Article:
Asia-Pacific shoppers expect data integrity
Four in five Asia-Pacific shoppers will not buy from a brand again if their data has been used without their knowledge, according to the latest SAP Hybris Consumer Insight survey.
But despite this, more than 83 per cent of respondents are willing to share at least some form of personal information with brands, with the exception of Japanese at a modest 52 per cent.
More than 7000 consumers across Asia-Pacific were surveyed to uncover consumer preferences when engaging with brands, including what makes or breaks a customer experience and the continued use of a brand.
“Accounting for half of the world’s total 3.6 billion internet users, Asia-Pacific is fast becoming the center of digital innovation for the world and it is also the fastest growing region, accounting for 70 per cent of total growth in global internet users in 2016,” said Nicholas Kontopoulos, global VP of fast growth markets marketing with SAP Hybris. “This rapid growth of the internet, mobile phones and other digital technologies has created opportunities and challenges for millions of consumers and brands in the region.”
The SAP Hybris survey found that Asia-Pacific consumers are most comfortable with sharing the email addresses (58 per cent), shopping history and preferences (49 per cent), and mobile numbers (36 per cent) with brands.
But while these allow brands to create personalised customer experience for the consumers, usage of consumer data has to be approached with extra caution: 67 per cent expect brands to protect their interest when using their personal data, followed by transparency in data usage (52 per cent), and ensuring customer privacy in the event of criminal investigations at (47 per cent).
Consumers have higher expectations
In this digital age, consumers also have higher expectations of brands. More than 80 per cent of respondents in the region indicated they expect brands to respond within 24 hours, setting that as the baseline expectations on the speed of response. The survey further revealed that one in two Asia-Pacific respondents expect brands to respond within three hours – a much faster response time than what brands typically deliver.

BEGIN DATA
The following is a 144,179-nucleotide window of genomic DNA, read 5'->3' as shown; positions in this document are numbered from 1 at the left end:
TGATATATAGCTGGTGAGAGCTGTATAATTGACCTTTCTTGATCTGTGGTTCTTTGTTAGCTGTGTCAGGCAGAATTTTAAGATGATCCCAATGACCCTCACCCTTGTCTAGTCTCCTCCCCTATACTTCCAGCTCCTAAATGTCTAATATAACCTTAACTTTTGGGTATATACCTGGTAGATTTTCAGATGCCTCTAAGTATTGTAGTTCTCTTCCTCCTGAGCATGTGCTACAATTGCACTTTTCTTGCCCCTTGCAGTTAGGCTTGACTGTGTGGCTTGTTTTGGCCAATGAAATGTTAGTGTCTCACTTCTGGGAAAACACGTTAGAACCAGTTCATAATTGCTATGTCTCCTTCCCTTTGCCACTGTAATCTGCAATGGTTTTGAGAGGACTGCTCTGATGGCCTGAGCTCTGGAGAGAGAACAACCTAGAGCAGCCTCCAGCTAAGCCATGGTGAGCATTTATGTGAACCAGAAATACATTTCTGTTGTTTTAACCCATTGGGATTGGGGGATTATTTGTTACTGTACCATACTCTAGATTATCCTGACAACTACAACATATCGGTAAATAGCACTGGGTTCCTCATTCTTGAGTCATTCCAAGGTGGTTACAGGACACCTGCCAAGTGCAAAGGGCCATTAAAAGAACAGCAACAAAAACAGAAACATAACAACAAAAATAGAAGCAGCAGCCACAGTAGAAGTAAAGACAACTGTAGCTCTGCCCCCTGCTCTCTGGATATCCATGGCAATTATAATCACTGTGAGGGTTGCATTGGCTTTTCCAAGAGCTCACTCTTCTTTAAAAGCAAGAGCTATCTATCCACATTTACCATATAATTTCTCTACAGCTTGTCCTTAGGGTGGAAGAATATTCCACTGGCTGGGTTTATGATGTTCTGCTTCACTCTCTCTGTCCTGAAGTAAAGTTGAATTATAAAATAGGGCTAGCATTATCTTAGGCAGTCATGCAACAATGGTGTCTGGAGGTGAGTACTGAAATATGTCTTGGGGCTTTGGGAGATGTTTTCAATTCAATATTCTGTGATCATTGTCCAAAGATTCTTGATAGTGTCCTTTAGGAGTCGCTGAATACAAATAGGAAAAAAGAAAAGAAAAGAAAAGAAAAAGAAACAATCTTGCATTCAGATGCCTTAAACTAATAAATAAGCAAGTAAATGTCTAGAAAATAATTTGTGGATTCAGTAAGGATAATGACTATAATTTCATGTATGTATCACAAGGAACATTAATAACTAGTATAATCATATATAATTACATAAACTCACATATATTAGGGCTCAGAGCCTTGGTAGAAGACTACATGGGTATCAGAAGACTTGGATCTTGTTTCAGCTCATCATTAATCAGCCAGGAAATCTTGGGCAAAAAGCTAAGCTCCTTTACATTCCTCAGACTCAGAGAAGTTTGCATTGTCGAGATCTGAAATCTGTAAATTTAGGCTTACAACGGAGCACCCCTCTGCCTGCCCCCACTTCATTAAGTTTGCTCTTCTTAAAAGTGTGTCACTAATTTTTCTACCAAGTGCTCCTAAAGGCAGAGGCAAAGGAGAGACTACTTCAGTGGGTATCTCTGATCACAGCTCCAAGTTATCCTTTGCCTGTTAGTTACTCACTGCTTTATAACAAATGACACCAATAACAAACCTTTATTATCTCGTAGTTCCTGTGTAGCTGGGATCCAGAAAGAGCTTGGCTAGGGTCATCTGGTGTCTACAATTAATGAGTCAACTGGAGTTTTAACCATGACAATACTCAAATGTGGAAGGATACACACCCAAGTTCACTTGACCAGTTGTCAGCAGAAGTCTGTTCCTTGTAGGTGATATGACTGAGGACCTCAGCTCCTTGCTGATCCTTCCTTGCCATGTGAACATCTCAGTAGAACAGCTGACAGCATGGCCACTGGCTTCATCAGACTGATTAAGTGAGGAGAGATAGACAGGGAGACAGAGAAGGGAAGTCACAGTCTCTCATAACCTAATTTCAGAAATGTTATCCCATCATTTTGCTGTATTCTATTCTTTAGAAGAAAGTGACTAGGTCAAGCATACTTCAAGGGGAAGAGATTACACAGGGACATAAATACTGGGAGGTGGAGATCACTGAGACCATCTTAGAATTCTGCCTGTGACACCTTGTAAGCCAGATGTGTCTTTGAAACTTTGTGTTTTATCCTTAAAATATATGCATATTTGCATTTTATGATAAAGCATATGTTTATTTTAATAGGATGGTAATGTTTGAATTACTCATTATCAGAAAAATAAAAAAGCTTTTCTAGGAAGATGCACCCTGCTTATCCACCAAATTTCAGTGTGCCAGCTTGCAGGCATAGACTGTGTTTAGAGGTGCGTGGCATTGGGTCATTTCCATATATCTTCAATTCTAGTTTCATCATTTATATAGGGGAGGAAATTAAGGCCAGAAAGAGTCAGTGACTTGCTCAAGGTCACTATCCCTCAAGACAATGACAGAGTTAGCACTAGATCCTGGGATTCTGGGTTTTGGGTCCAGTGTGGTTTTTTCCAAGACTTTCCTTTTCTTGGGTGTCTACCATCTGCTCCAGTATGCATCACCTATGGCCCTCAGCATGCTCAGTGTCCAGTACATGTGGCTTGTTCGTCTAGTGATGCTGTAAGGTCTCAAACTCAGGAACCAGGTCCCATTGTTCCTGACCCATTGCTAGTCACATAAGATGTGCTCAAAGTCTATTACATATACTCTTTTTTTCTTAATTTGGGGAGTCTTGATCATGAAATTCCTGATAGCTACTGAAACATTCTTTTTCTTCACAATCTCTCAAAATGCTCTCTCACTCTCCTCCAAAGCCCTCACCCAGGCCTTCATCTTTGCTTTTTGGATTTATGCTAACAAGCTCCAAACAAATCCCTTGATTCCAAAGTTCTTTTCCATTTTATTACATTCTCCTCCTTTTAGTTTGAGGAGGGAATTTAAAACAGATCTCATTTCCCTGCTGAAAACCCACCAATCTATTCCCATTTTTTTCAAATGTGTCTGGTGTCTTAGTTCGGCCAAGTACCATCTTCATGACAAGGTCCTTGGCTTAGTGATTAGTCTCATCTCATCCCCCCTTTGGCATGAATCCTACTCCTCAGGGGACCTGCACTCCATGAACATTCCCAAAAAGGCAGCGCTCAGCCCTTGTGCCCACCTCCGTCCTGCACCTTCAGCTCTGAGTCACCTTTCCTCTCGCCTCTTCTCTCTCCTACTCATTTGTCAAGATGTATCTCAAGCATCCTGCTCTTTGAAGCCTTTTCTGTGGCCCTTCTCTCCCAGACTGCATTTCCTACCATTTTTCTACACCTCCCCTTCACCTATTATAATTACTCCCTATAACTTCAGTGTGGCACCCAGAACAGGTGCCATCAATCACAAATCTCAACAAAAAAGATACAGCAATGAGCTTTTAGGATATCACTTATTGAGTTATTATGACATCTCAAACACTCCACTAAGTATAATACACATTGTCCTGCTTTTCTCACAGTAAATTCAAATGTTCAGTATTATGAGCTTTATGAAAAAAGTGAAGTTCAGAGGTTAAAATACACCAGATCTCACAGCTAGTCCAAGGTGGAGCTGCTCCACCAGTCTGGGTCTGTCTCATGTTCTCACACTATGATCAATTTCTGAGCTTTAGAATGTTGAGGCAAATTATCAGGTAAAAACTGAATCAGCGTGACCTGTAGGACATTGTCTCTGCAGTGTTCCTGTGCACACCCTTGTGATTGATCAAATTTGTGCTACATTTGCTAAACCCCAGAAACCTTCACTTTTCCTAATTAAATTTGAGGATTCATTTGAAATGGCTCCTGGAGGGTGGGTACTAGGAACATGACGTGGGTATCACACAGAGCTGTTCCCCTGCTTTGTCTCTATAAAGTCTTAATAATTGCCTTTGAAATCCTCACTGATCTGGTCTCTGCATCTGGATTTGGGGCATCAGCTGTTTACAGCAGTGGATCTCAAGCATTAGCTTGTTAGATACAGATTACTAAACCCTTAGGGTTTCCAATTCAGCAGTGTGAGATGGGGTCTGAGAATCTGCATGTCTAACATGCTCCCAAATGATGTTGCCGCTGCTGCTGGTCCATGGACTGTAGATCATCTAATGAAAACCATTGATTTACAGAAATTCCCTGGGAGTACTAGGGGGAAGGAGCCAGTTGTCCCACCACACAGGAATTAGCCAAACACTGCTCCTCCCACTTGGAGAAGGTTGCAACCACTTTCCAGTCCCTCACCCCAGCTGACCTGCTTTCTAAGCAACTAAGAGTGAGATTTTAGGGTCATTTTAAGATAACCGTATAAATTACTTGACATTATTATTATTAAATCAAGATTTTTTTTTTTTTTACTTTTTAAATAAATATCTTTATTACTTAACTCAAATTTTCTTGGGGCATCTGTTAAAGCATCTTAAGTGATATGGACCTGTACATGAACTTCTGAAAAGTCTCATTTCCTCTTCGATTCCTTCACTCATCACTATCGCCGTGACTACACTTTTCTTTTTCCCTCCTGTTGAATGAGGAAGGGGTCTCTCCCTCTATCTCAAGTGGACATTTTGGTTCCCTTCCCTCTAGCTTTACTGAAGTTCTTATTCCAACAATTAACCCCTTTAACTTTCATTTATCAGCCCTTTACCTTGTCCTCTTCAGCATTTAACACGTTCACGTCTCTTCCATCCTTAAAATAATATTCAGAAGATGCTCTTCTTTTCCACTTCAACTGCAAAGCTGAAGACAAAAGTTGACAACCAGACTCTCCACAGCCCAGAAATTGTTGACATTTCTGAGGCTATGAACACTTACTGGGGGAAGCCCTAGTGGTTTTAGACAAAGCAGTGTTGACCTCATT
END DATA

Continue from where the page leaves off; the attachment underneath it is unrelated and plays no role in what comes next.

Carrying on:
Thailand and China are the most demanding markets in the region, with 48 per cent expecting brands to respond to their queries within the hour – 56 per cent of consumers from these two countries also indicated they will not use of brand again if it makes a mistake twice.
“When one contacts a brand, it is not uncommon to receive an automated reply indicating that a customer service staff will get in touch within a working day. However, findings from our recent survey highlight that this is not enough,” said Kontopoulos.
“With customer expectations higher than ever due with digitisation, the pressure is on for marketers to keep up with tech-savvy, always-online consumers – or risk getting trampled by the competition.”
The survey also found that the majority of respondents (61 per cent) in the region indicated high volume and irrelevance of marketing content as the biggest annoyances.
“In addition to speed and timeliness, relevance and personalisation of content served to consumers have also become key measures of success for brands attempting to connect with customers,” he said.
And now for a surprise…
What then counts as a personalised customer experience?
Fifty-eight per cent of consumers across Asia-Pacific ranked receiving surprises from brands as the top activity that demonstrates personalised customer experience. In Singapore, China and Japan, value-added services such as free workshops and product trials, follow closely to surprises.
However, customers in Australia, India, Thailand and Korea, value personalised responses to their queries based on a full understanding of their consumption history with the brand.
“Beyond simply capturing customer data, the ability to analyse, contextualise and more importantly, act on insights gathered in real-time, are key to truly impress savvy consumers today. Brands which are unable to adapt their businesses ability to meet the needs of today’s dynamic consumers are in danger of quickly becoming irrelevant,” concluded Kontopoulos.